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in how many ways $n$ white (identical ) balls and $n $ colorful (n different colors) balls can be placed in $2n $ cells such that in each cell: $$$$a. at the most one ball. answer $_{2n}C_n\cdot n!$ how does the fact of "at most" shown here? $$$$b. at the most one white ball but can be several colorful. answer: $_{2n}C_n\cdot(2n)^n$ why does $(2n)^n$ mean several balls? $$$$c. at the most one colorful ball but can be several white answer: $_{2n}C_n\cdot n!\cdot(_{2n+n-1}C_n)$ why not $_{2n}C_n\cdot n!\cdot(_{2n+n-1}C_{n-1})$ isn't it nSk case ? and it seems to have different principal then that of b, may you explain this expression? $$$$d.equal number of colorful and white answer: $(2n)^n$why?doesn't this exportation would mean in each cell unlimited number of balls?

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  • $\begingroup$ Care to share your own ideas on how to answer the "why?"s, or if you think they are right or not? $\endgroup$ – vonbrand Feb 7 '14 at 0:38
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    $\begingroup$ Hint: If each cell has at most $1$ ball, and there are $2n$ balls and cells, then each cell must have exactly one ball. $\endgroup$ – MCT Feb 7 '14 at 0:45
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For (a), as you have $2n$ balls and $2n$ cells, "at most one ball in each cell" is the same as "exactly one ball in each cell". So

(1) Choose $n$ cells for the white balls. . . . . $C(2n,n)$ ways

(2) Order the coloured balls in the remaining $n$ cells. . . . . $n!$ ways.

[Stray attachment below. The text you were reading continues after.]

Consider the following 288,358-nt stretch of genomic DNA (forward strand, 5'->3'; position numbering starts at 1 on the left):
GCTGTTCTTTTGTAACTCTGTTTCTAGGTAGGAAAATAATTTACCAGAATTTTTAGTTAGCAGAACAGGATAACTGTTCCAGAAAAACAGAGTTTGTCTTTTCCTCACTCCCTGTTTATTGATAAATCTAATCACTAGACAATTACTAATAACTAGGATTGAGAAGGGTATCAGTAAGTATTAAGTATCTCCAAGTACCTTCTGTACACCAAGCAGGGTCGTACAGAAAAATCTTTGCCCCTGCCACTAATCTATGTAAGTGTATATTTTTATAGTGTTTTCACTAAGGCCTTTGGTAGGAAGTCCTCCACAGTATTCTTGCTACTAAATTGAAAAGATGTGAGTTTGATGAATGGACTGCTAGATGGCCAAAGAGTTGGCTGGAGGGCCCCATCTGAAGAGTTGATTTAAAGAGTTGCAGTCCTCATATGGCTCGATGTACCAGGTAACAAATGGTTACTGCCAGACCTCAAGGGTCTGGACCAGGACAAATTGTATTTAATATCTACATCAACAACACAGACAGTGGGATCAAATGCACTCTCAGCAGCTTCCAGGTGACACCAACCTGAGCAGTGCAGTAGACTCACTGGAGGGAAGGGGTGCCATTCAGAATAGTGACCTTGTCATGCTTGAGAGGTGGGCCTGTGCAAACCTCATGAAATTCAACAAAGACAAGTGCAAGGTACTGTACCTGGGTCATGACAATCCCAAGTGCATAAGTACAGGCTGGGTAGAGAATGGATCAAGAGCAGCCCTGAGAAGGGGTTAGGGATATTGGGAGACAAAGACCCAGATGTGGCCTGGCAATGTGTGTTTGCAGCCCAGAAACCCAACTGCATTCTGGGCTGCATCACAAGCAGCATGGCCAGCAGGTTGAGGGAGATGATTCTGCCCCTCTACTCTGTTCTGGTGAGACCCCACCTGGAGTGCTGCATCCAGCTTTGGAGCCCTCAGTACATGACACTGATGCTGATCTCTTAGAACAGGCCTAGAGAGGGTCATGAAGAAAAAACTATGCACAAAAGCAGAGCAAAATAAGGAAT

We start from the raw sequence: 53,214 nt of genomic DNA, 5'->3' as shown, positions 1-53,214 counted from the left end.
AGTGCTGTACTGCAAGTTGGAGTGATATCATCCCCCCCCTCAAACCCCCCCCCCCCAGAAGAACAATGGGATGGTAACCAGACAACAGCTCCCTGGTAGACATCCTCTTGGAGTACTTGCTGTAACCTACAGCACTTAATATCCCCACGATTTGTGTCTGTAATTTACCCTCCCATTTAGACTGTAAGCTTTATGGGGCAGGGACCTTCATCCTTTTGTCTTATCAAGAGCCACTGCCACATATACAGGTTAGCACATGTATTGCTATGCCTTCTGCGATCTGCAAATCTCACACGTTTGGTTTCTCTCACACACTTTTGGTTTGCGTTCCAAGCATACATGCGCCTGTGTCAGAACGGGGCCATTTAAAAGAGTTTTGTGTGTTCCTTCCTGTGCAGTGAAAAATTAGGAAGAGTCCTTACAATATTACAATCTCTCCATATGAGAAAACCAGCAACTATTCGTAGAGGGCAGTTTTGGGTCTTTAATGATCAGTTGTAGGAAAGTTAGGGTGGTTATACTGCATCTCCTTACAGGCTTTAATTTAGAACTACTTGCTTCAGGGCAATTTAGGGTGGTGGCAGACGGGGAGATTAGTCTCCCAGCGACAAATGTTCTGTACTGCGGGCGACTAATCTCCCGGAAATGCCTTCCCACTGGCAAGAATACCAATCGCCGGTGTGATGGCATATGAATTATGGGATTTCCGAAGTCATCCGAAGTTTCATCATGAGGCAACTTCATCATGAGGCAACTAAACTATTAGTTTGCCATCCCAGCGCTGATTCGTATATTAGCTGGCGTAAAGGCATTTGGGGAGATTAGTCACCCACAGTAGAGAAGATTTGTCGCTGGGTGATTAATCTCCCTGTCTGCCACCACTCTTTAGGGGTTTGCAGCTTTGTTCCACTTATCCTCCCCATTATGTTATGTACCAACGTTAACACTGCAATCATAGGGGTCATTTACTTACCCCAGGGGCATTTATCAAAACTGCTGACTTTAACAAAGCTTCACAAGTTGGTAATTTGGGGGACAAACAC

Answer, $C(2n,n)n!$ ways.

For (b), the coloured balls can go in cells with a white ball, or with other coloured balls... in other words they can go anywhere:

(1) Choose $n$ cells for the white balls. . . . . $C(2n,n)$ ways

(2) For each coloured ball there are $2n$ choices. . . . . $(2n)^n$ ways.

Total, $C(2n,n)(2n)^n$ ways.

For (d), the coloured balls can go anywhere, as in (b). After doing this, each cell must be "filled up" with the same number of white balls as coloured balls. So there is only one option for the white balls. Answer, $(2n)^n$ ways.

For (c):

(1) Choose $n$ places for the coloured balls. . . . . $C(2n,n)$ ways.

(2) Order the balls in these places. . . . . $n!$ ways.

(3) Place white balls, see below. . . . . $C(3n-1,n)$ ways.

Total, $C(2n,n)\,n!\,C(3n-1,n)$ ways.

You can argue (3) as follows. Ignore the coloured balls and think of the white balls. You can picture the arrangement as a row of $n$ white balls, with lines between to show which go in which cells. For example, $${\tt 0|0||0|000|}$$ represents one ball in the first cell, one in the second, none in the third, one in the fourth, three in the fifth and none in the sixth. If there are $2n$ cells there will be $2n-1$ lines (and $n$ balls). So the problem is equivalent to choosing which $n$ of $3n-1$ locations are to take the balls. Note that we are not choosing balls, or lines, or cells, but locations.

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Note that the notation $n \choose r$ is euivalent to $_n C_r$ (and is more widely used).

a. Then each urn most have exactly one ball. First we have to choose which urns hold colorful balls and which urns hold white balls, which would be ${2n \choose n}$. Then we count the number of permutations of the different colors, which would be $n!$, giving a total of $n! {2n \choose n}$.

b. Consider white and colored balls separately. We can choose which urns get a white ball in ${ 2n \choose n}$ ways. Then for each colored ball, we have $2n$ choices for where to put them, which would be represented by $(2n)^n$, which explains the given answer.

c. The first part is like a. in that each urn has at most one colored ball, so there are $n! {2n \choose n}$ ways to do that as said before. The next part is related to the theorem of "balls and urns," saying that the number of ways to give $n$ indistinct things to $k$ distinct destinations is ${n+k-1 \choose n}$.

d. If there is an equal number of white and colored balls, we can essentially only consider the colored balls. As stated before, this can be done in $(2n)^n$ ways.

Feel free to comment on this post if further explanations are necessary; you made no indication in your post of what trouble you're having specifically with the problems.

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